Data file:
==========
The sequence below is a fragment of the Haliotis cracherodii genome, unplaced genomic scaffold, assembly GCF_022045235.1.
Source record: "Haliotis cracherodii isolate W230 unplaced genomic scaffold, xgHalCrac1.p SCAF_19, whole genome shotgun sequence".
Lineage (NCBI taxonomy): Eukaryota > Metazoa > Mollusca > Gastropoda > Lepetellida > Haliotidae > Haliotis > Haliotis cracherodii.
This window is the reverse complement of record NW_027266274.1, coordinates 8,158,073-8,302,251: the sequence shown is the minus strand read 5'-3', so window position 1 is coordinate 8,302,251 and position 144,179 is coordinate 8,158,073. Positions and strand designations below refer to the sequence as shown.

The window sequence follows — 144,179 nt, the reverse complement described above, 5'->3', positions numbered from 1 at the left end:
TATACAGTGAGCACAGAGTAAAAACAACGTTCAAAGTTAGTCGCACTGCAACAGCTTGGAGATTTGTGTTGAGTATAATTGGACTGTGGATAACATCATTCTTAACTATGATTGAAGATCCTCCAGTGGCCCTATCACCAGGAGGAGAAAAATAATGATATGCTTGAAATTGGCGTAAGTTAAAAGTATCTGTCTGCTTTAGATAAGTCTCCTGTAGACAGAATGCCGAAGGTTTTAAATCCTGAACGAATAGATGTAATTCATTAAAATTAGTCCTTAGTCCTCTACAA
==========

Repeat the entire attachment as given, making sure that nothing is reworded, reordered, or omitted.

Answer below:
The sequence below is a fragment of the Haliotis cracherodii genome, unplaced genomic scaffold, assembly GCF_022045235.1.
Source record: "Haliotis cracherodii isolate W230 unplaced genomic scaffold, xgHalCrac1.p SCAF_19, whole genome shotgun sequence".
Lineage (NCBI taxonomy): Eukaryota > Metazoa > Mollusca > Gastropoda > Lepetellida > Haliotidae > Haliotis > Haliotis cracherodii.
This window is the reverse complement of record NW_027266274.1, coordinates 8,158,073-8,302,251: the sequence shown is the minus strand read 5'-3', so window position 1 is coordinate 8,302,251 and position 144,179 is coordinate 8,158,073. Positions and strand designations below refer to the sequence as shown.

The window sequence follows — 144,179 nt, the reverse complement described above, 5'->3', positions numbered from 1 at the left end:
TATACAGTGAGCACAGAGTAAAAACAACGTTCAAAGTTAGTCGCACTGCAACAGCTTGGAGATTTGTGTTGAGTATAATTGGACTGTGGATAACATCATTCTTAACTATGATTGAAGATCCTCCAGTGGCCCTATCACCAGGAGGAGAAAAATAATGATATGCTTGAAATTGGCGTAAGTTAAAAGTATCTGTCTGCTTTAGATAAGTCTCCTGTAGACAGAATGCCGAAGGTTTTAAATCCTGAACGAATAGATGTAATTCATTAAAATTAGTCCTTAGTCCTCTACAA